Background saving fails with a fork() error under Linux even if I have a lot of free RAM!
echo 1 > /proc/sys/vm/overcommit_memory:)
And now the long one:
Redis background saving schema relies on the copy-on-write semantic of fork in modern operating systems: Redis forks (creates a child process) that is an exact copy of the parent. The child process dumps the DB on disk and finally exits. In theory the child should use as much memory as the parent being a copy, but actually thanks to the copy-on-write semantic implemented by most modern operating systems the parent and child process will share the common memory pages. A page will be duplicated only when it changes in the child or in the parent. Since in theory all the pages may change while the child process is saving, Linux can’t tell in advance how much memory the child will take, so if the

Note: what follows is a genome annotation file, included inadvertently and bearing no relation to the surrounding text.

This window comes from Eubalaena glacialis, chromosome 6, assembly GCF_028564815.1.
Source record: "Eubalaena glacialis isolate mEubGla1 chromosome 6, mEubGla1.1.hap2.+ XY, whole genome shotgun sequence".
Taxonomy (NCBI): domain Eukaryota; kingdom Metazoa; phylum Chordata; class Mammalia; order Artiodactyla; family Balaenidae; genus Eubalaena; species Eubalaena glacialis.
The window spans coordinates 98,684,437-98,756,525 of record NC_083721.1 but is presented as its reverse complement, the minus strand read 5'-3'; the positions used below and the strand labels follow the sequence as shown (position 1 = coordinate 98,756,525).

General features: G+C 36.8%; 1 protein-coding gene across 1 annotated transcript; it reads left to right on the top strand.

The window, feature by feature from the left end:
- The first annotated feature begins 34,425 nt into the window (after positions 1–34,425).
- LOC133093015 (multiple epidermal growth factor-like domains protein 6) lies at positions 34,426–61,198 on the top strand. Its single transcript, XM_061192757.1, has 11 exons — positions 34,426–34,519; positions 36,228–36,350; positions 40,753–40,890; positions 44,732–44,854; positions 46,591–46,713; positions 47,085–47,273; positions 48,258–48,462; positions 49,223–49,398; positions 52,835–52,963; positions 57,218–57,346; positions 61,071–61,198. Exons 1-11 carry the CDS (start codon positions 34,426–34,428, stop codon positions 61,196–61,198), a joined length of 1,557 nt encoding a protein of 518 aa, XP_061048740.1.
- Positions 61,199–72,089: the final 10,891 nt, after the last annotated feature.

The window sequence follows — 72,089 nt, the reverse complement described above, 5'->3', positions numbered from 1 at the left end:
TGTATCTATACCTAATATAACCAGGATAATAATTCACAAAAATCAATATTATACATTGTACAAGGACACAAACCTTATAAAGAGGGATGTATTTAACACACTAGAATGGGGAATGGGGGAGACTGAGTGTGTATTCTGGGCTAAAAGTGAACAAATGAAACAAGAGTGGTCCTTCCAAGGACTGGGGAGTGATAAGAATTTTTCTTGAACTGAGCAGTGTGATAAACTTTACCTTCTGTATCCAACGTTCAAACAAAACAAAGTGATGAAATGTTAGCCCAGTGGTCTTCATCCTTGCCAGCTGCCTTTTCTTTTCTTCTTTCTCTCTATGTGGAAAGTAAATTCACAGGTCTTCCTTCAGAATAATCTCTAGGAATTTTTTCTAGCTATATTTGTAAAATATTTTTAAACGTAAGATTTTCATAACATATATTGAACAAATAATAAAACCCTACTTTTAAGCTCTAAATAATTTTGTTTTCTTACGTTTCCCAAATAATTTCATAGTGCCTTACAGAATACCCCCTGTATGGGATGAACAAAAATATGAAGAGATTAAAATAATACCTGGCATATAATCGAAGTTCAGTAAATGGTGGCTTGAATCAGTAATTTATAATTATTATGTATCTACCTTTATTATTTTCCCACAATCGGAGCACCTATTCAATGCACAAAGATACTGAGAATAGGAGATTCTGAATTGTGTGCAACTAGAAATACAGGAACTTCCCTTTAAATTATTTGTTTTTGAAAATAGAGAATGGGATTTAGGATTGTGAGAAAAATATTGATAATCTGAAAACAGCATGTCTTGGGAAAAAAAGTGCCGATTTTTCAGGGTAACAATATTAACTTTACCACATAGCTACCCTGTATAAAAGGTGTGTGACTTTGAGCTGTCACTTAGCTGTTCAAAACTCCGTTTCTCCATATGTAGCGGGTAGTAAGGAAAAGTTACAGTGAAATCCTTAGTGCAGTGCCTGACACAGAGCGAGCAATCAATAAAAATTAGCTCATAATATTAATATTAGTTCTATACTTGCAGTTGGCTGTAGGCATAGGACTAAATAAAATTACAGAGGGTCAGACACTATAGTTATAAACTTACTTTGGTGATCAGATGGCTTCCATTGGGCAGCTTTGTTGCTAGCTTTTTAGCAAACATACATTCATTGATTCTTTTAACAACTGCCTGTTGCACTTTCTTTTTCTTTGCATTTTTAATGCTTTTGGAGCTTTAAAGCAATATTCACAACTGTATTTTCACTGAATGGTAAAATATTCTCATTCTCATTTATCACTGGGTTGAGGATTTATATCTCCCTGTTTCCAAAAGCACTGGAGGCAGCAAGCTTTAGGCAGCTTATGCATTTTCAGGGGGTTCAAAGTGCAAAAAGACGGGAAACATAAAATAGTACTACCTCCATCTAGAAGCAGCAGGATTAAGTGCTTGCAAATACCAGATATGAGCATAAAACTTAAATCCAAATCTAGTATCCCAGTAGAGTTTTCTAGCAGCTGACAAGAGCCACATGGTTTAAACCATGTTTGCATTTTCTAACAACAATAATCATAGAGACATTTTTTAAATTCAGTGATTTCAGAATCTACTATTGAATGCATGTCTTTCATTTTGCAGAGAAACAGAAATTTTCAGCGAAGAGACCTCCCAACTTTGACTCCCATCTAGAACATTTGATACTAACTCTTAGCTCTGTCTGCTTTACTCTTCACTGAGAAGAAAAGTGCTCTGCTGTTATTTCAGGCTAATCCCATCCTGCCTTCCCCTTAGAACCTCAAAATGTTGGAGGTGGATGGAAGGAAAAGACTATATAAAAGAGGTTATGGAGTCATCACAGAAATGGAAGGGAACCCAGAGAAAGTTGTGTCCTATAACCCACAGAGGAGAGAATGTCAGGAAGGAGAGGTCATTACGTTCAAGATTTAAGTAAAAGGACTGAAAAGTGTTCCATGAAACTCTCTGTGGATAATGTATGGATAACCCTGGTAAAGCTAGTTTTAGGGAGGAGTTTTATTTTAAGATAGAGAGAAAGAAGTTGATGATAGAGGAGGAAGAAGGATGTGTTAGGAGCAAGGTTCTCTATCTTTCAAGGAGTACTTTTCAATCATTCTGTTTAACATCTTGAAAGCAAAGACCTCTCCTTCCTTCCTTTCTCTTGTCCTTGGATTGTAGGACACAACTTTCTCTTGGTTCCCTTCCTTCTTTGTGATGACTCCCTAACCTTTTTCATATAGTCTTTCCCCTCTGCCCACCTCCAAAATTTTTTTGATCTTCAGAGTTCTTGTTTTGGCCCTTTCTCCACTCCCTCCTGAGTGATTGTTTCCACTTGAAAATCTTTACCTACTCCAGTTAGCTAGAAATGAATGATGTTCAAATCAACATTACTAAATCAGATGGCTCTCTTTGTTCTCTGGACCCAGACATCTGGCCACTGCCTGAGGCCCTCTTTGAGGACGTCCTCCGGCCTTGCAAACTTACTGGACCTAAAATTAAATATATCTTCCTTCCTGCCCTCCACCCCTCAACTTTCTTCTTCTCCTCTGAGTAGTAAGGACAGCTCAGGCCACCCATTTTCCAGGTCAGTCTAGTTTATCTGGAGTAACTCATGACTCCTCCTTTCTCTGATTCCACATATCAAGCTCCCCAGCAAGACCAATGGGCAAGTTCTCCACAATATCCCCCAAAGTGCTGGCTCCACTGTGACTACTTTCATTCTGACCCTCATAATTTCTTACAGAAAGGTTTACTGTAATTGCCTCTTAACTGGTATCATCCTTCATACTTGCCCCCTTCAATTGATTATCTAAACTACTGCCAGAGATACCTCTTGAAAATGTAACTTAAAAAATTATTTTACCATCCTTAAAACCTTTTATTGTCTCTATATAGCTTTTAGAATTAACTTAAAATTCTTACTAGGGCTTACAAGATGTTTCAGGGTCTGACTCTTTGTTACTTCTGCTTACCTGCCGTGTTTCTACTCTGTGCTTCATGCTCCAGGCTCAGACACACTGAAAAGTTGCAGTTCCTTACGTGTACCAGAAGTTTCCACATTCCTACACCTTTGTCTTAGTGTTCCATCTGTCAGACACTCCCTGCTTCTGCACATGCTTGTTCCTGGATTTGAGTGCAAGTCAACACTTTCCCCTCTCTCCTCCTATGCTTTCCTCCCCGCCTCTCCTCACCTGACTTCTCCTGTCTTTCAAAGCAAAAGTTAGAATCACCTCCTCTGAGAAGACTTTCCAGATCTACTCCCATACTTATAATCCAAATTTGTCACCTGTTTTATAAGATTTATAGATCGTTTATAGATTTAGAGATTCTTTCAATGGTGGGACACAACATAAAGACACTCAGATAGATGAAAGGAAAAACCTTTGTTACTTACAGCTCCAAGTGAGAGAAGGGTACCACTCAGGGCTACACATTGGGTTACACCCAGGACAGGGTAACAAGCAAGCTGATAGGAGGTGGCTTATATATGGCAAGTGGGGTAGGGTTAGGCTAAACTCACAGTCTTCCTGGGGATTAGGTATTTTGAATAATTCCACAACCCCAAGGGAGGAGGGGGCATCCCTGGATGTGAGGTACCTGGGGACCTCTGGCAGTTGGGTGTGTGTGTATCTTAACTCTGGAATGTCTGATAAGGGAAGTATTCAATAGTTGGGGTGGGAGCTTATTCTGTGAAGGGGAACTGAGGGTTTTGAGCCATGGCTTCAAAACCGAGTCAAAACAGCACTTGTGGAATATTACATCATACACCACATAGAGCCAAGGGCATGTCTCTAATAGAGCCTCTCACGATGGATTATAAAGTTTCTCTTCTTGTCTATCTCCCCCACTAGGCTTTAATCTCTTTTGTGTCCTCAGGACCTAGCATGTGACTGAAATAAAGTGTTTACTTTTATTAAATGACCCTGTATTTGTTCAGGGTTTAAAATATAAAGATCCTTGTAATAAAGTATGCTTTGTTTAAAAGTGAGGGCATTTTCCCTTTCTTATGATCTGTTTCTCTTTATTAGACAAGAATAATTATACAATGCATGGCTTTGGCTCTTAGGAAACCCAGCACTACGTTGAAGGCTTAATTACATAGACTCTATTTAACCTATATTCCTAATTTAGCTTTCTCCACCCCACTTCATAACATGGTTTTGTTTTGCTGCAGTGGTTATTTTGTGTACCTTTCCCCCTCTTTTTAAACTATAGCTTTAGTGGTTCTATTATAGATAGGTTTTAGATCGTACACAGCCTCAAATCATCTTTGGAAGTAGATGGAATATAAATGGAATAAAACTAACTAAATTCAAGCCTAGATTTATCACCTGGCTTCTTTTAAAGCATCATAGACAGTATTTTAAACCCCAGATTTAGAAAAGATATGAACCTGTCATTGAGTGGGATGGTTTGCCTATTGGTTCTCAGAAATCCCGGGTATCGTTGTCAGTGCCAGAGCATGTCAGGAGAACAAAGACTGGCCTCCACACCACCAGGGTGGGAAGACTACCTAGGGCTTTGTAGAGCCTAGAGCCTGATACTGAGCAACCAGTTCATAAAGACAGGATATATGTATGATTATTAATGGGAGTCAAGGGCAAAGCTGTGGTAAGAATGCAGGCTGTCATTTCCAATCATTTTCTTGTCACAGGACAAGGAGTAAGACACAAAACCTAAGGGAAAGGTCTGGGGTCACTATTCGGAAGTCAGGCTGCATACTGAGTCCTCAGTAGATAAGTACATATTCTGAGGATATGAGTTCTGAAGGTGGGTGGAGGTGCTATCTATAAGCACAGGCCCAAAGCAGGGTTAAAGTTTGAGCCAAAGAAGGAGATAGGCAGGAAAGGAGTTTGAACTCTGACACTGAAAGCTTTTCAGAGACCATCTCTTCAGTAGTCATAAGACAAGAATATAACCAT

overcommit_memorysetting is set to zero fork will fail unless there is as much free RAM as required to really duplicate all the parent memory pages, with the result that if you have a Redis dataset of 3 GB and just 2 GB of free memory it will fail.
overcommit_memoryto 1 tells Linux to relax and perform the fork in a more optimistic allocation fashion, and this is indeed what you want for Redis.
A good source to understand how Linux Virtual Memory works and other alternatives for
overcommit_ratiois this classic from Red Hat Magazine, “Understanding Virtual Memory”. Beware, this article had 1 and 2 configuration values for
overcommit_memoryreversed: refer to the proc(5) man page for the right meaning of the available values.
Source: FAQ – Redis
So 50% memory usage is bad unless you use
overcommit_memory. Good to know.